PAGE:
The Plan: Why ESRT Never Moved Into Its Empire State Building


Just how difficult is it to score an office at the Empire State Building?

Ask Anthony E. Malkin, the chairman and chief executive officer of Empire State Realty Trust, which owns New York’s most iconic skyscraper. When Malkin was looking to consolidate four ESRT offices under one roof at its most famous property, he ran into a problem.

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“We kept leasing the goddamn floors,” Malkin said.

It’s a good problem to have—but over the course of two years, ESRT still hadn’t completed its relocation.

“There were four different floors to which we determined we would move,” Malkin, 54, told Commercial Observer last month, a few days before the public company moved into its new headquarters. “We ended up saying, ‘OK, screw it—we’ll just go to another building.’ ”

But if you can’t bring Mohammed to the mountain, you bring the mountain to Mohammed (sort of).

Its new home is a block away, at 111 West 33rd Street, the 62-year-old building between Avenue of the Americas and Seventh Avenue, another in ESRT’s 10.1-million-square-foot primarily commercial portfolio.

The renovated, 37,000-square-foot full-floor office (the rent in that building is in the mid- to high $60 per square foot range, according to ESRT) is equipped for 165 employees (140 were included in the recent move) and features Art Deco etchings on the walls and in the glass of the conference rooms that were taken from the Empire State Building.

“We’ll have access to the fitness center [in the Empire State Building], which is tenants-only, but we’re a special exception,” Malkin said.

ESRT has given itself a big, clean space with 27 conference rooms, multipurpose rooms (think: kitchen) and meeting spaces—and zero private offices. “There are only three rooms that are closed off,” Malkin said. “The server room, the IT room and the audit room.” Malkin sits at the end of a row of desks that includes ESRT’s president, chief financial officer, general counsel and head of property operations and leases.

Paper is largely seen as the enemy at this office: Filing cabinets are few. (Yes, there is a handful because check stock needs to be kept somewhere.) There’s a modest bit of storage space at every desk. There are a few stray printers, but they are the exception.

CO saw one lone printer between accounts receivable and branding.

“The printing system is that you send a print job and you have to take your fob to the printer,” said Malkin. “If you don’t pick it up in five minutes, it’s automatically erased.”

On a more ominous note, Malkin added, “We’re going to track every single person who prints—and people who print a lot have to have a reason.” (While committed to eco-friendly real estate, Malkin is also an unapologetic critic of LEED, insisting it’s a glorified scavenger hunt rather than a serious plan to reduce a carbon footprint.)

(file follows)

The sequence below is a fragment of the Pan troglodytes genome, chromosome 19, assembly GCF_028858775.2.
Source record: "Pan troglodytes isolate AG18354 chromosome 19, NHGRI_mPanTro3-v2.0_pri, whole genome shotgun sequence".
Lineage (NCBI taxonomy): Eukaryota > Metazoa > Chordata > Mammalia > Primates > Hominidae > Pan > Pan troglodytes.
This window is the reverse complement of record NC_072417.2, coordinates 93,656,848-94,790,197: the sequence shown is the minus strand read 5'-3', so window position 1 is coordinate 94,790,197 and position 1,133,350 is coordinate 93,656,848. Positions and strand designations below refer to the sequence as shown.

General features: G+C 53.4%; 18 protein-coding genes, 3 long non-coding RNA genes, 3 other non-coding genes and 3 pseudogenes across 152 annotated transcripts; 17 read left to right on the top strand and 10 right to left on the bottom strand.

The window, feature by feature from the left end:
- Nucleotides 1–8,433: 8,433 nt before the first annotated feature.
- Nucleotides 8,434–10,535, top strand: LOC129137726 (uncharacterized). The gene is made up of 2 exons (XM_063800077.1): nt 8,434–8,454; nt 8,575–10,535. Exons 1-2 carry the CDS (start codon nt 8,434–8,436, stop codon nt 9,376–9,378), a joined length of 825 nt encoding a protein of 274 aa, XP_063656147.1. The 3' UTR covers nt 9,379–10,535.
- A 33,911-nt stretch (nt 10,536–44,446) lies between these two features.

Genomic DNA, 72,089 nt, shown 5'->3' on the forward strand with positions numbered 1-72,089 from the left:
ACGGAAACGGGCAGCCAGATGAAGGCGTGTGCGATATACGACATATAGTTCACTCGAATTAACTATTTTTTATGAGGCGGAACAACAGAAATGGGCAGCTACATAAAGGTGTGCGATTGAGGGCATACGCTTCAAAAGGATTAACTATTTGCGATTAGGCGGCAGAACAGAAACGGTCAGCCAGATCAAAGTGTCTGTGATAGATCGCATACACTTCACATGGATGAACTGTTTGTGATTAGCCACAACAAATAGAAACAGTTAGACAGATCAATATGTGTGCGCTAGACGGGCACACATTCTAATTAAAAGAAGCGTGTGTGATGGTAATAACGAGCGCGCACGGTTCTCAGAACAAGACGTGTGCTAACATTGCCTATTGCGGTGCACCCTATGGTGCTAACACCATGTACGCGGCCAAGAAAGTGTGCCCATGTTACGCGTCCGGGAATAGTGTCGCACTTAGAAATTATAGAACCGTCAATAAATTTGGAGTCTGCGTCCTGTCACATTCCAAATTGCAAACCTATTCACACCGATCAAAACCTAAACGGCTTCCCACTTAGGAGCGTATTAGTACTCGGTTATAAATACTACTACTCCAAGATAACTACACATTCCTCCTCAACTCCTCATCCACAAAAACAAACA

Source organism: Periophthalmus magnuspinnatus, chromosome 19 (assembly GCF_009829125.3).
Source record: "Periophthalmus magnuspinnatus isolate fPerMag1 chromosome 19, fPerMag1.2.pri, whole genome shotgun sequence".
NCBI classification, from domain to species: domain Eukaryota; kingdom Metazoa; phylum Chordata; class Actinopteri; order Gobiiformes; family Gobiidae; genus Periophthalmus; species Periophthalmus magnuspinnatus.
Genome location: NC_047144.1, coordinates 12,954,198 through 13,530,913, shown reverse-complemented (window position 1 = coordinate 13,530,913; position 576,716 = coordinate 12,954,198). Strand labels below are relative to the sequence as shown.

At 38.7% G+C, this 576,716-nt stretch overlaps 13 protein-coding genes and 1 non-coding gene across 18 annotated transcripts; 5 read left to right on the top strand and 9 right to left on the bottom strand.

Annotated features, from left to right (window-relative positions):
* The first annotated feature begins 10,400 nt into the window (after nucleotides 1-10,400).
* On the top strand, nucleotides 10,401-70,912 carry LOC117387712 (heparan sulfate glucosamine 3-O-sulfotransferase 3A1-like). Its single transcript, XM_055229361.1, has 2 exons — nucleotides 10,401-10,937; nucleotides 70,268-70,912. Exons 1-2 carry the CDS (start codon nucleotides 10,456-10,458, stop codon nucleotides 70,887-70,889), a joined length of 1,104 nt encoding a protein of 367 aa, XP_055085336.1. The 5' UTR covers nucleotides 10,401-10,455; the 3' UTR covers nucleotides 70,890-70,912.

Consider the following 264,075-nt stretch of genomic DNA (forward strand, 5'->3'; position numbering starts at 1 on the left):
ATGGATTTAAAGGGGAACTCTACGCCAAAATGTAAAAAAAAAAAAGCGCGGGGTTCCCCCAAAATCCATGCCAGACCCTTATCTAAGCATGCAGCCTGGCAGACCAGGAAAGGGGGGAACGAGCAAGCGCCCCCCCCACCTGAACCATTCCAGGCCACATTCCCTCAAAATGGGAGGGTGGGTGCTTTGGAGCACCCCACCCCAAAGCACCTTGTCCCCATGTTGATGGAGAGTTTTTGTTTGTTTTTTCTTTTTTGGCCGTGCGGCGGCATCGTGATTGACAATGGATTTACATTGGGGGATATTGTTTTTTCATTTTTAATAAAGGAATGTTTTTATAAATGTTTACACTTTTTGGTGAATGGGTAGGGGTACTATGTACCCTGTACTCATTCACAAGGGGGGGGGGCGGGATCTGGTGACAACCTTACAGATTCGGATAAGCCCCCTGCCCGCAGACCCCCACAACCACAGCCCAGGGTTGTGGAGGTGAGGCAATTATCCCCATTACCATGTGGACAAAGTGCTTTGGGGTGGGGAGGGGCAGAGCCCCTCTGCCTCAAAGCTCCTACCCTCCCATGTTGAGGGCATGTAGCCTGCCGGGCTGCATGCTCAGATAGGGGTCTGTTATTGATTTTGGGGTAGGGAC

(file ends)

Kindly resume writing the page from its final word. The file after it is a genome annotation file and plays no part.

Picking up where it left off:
The various conference rooms feature chairs with no arms (to encourage leaning in, in the literal, non-Sheryl Sandberg sense), and the rooms take their names after ESRT guiding principles like “Team” and “Honesty”—with two notable exceptions.

There is a boardroom named “Wien,” which is Malkin’s great-grandfather’s name—as well as the German name for Vienna.

“When [my great-grandfather] came through the Battery—‘cause Ellis Island wasn’t open then, in like 1882 or 1880—they asked him…‘What’s your name?’ ”

Prior to making his journey to America, his great-grandfather (who spoke little English) had been told that the first question he could expect was “Where are you from?” So when the first question came, he answered, “Wien.”

He was then asked where he was from. He answered Pinsky.

That was how Joseph Pinsky, from Wien, became Joseph Wien, from Pinsky. When this was brought to the attention of the immigration agent, he was met with a shrug. “ ‘I already wrote it down,’ ” the agent said, according to family lore. “ ‘That’s your name.’ ”

As the largest shareholder at ESRT, the closest concession Malkin gets to privacy is the conference room next to his desk, which is the other one whose name doesn’t fit with the others; it’s called “Beggar’s Tomb.”

What is this named after?

Malkin looked directly at us when asked this question, as if the representatives of CO were off their rocker.

“I live in a silver mine, and I call it beggar’s tomb,” he said, evenly. “I got me a violin, and I beg you call the tune, anybody’s choice, I can hear your voice; what I want to know is how does the song go.”

He looked disappointed with our Grateful Dead ignorance. (He was reciting the lyrics to “Uncle John’s Band.”)

Unlike the other conference rooms, Beggar’s Tomb is outfitted with chairs with arms and a couch.

“I wanted a place to take a nap,” Malkin joked.

The walls were still white, and the art that was planned hadn’t been put up during CO’s visit (the company only moved in on Aug. 22). There are two pieces of hanging art, which will be put up: a portrait of Malkin’s grandfather and another of his father, both at age 70. A more contemporary piece expected is a massive collage and painting by identical twin artists, Doug and Mike Starn. (Malkin owns this art, personally.)

“It’s going to be the skyline of New York, and it’s all on album covers of great rock bands of the ‘60s and ‘70s…and even better than that you can actually take them off the wall and play them.”

Will there be a record player?

“In Beggar’s Tomb!”